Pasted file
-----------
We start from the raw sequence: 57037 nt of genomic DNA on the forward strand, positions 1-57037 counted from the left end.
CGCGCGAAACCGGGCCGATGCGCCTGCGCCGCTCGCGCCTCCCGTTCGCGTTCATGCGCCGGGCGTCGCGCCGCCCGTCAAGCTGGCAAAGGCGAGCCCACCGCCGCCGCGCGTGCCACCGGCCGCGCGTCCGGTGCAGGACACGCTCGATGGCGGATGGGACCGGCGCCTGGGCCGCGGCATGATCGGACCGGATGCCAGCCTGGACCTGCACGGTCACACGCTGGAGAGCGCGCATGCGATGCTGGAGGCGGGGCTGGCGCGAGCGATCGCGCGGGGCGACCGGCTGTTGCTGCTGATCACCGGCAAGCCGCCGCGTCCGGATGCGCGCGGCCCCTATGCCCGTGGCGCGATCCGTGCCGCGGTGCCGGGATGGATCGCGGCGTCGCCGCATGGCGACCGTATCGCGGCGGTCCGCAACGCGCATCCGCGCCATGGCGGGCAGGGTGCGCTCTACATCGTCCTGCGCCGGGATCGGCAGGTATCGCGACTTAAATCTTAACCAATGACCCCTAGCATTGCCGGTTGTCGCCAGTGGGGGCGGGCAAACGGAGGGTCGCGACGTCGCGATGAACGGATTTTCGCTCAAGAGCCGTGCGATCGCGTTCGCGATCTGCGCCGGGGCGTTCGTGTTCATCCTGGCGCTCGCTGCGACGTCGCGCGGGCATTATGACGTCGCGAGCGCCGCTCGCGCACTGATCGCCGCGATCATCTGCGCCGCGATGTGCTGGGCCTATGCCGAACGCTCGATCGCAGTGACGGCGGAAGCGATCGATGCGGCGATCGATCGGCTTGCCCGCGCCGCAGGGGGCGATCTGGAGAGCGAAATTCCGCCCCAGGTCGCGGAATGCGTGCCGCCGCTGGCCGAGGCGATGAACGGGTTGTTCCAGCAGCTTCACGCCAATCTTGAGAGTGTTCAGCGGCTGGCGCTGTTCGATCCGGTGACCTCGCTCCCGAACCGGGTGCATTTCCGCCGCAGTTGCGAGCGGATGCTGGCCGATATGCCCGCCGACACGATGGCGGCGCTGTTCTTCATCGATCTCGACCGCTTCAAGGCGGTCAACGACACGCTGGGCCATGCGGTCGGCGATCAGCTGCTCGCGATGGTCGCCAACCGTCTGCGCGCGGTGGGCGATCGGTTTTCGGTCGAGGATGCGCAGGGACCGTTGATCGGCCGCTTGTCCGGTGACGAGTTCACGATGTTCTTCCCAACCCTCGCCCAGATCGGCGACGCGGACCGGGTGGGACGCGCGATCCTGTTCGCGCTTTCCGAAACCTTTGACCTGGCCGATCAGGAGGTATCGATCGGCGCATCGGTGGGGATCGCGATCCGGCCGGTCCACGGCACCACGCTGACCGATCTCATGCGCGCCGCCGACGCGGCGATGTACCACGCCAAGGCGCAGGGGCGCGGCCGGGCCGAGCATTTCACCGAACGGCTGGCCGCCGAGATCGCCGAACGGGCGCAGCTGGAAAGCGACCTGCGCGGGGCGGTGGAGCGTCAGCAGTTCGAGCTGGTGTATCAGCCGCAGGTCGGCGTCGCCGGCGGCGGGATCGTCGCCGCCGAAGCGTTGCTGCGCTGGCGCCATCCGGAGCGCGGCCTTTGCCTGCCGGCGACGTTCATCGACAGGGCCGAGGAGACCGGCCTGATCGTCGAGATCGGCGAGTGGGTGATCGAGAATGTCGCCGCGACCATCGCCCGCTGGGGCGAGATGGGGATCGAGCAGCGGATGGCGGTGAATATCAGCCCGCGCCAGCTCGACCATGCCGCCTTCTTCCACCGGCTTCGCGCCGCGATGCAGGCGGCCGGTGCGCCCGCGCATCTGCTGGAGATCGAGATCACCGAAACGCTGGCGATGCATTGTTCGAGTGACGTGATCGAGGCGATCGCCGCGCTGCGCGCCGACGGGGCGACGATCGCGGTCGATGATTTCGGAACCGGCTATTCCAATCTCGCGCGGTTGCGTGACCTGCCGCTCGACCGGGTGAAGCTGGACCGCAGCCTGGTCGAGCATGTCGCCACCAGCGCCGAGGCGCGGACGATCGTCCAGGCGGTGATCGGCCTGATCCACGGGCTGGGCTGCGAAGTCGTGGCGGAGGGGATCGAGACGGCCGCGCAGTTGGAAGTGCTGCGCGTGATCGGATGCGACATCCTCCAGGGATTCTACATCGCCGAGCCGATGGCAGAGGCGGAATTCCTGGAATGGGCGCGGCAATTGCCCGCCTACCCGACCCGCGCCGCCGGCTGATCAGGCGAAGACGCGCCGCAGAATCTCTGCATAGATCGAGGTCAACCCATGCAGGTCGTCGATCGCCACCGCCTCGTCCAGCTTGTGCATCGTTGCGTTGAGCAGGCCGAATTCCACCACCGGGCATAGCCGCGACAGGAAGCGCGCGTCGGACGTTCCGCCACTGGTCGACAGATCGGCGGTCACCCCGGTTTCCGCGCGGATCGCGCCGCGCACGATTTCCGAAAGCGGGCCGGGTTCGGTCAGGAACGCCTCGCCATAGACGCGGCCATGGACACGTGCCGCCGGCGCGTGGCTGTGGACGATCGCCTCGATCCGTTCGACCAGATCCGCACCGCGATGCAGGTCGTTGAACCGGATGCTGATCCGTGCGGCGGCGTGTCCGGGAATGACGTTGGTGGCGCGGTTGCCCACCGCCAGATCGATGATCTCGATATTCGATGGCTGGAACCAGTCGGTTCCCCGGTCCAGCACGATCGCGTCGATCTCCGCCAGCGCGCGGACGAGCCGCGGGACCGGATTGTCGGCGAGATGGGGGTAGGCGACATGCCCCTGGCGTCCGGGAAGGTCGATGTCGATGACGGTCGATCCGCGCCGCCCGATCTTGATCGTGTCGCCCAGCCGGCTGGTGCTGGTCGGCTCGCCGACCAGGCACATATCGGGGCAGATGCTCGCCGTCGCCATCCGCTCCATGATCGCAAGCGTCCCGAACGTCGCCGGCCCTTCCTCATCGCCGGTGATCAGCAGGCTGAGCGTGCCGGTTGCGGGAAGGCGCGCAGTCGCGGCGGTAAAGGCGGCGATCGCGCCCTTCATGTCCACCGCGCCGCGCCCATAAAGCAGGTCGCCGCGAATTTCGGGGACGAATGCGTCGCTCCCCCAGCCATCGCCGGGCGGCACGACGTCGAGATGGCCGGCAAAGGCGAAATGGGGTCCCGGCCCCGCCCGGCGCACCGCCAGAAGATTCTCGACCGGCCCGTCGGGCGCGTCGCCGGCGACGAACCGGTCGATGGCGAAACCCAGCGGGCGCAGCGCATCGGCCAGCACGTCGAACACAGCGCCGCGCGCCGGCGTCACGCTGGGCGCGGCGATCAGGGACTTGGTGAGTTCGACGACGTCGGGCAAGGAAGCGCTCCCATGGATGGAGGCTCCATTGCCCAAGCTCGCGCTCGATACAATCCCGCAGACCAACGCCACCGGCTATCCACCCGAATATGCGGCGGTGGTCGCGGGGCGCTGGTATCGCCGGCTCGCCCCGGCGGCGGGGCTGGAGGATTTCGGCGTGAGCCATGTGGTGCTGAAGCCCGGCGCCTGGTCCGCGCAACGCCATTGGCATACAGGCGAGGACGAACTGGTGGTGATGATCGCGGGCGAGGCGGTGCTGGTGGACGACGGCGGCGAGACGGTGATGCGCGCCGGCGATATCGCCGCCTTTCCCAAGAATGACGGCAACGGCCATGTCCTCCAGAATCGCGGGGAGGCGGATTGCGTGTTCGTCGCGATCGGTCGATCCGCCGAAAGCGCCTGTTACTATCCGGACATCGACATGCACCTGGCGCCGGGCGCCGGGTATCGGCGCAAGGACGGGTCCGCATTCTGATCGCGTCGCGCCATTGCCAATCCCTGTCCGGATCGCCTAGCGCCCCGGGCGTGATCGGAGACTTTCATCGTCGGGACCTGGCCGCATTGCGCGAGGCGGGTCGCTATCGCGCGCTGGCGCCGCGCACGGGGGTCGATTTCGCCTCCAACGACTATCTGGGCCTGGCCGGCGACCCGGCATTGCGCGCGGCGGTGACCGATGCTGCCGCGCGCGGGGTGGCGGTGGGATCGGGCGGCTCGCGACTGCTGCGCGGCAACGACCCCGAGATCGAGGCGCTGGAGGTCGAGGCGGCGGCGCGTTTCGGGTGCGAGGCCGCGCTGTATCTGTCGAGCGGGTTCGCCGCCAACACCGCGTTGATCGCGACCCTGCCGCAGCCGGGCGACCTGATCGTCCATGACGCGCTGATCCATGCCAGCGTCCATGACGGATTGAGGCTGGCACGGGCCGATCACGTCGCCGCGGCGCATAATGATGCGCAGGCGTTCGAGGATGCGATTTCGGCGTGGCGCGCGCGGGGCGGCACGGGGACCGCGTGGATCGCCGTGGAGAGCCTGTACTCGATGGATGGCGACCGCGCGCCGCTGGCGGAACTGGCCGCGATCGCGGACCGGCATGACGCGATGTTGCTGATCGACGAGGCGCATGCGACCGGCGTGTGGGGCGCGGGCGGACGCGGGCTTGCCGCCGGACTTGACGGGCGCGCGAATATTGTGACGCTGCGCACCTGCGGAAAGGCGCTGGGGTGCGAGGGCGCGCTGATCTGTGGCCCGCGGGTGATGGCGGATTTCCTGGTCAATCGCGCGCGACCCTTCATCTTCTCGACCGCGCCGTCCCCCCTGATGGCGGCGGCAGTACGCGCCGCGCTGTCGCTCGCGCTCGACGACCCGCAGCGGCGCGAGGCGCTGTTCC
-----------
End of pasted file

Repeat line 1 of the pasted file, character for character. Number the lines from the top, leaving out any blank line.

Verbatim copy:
We start from the raw sequence: 57037 nt of genomic DNA on the forward strand, positions 1-57037 counted from the left end.